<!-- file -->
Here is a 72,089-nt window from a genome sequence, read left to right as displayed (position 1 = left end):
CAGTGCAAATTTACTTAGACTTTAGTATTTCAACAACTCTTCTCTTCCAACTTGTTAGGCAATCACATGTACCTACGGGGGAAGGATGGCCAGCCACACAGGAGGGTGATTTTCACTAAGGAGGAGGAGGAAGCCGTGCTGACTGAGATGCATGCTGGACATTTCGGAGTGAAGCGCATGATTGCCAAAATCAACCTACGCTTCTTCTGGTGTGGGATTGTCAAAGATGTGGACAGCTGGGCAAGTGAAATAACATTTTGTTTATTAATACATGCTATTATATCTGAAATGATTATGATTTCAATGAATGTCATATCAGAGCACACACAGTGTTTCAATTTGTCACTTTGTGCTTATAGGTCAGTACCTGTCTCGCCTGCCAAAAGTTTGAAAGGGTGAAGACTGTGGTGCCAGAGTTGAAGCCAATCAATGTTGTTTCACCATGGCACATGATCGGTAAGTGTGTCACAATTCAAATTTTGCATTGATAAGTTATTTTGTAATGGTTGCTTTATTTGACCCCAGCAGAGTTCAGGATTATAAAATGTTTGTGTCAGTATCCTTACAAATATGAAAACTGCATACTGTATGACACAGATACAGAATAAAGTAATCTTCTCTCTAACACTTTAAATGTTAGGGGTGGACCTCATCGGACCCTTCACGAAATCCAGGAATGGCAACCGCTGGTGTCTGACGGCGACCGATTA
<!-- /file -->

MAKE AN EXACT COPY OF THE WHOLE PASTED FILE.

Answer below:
Here is a 72,089-nt window from a genome sequence, read left to right as displayed (position 1 = left end):
CAGTGCAAATTTACTTAGACTTTAGTATTTCAACAACTCTTCTCTTCCAACTTGTTAGGCAATCACATGTACCTACGGGGGAAGGATGGCCAGCCACACAGGAGGGTGATTTTCACTAAGGAGGAGGAGGAAGCCGTGCTGACTGAGATGCATGCTGGACATTTCGGAGTGAAGCGCATGATTGCCAAAATCAACCTACGCTTCTTCTGGTGTGGGATTGTCAAAGATGTGGACAGCTGGGCAAGTGAAATAACATTTTGTTTATTAATACATGCTATTATATCTGAAATGATTATGATTTCAATGAATGTCATATCAGAGCACACACAGTGTTTCAATTTGTCACTTTGTGCTTATAGGTCAGTACCTGTCTCGCCTGCCAAAAGTTTGAAAGGGTGAAGACTGTGGTGCCAGAGTTGAAGCCAATCAATGTTGTTTCACCATGGCACATGATCGGTAAGTGTGTCACAATTCAAATTTTGCATTGATAAGTTATTTTGTAATGGTTGCTTTATTTGACCCCAGCAGAGTTCAGGATTATAAAATGTTTGTGTCAGTATCCTTACAAATATGAAAACTGCATACTGTATGACACAGATACAGAATAAAGTAATCTTCTCTCTAACACTTTAAATGTTAGGGGTGGACCTCATCGGACCCTTCACGAAATCCAGGAATGGCAACCGCTGGTGTCTGACGGCGACCGATTA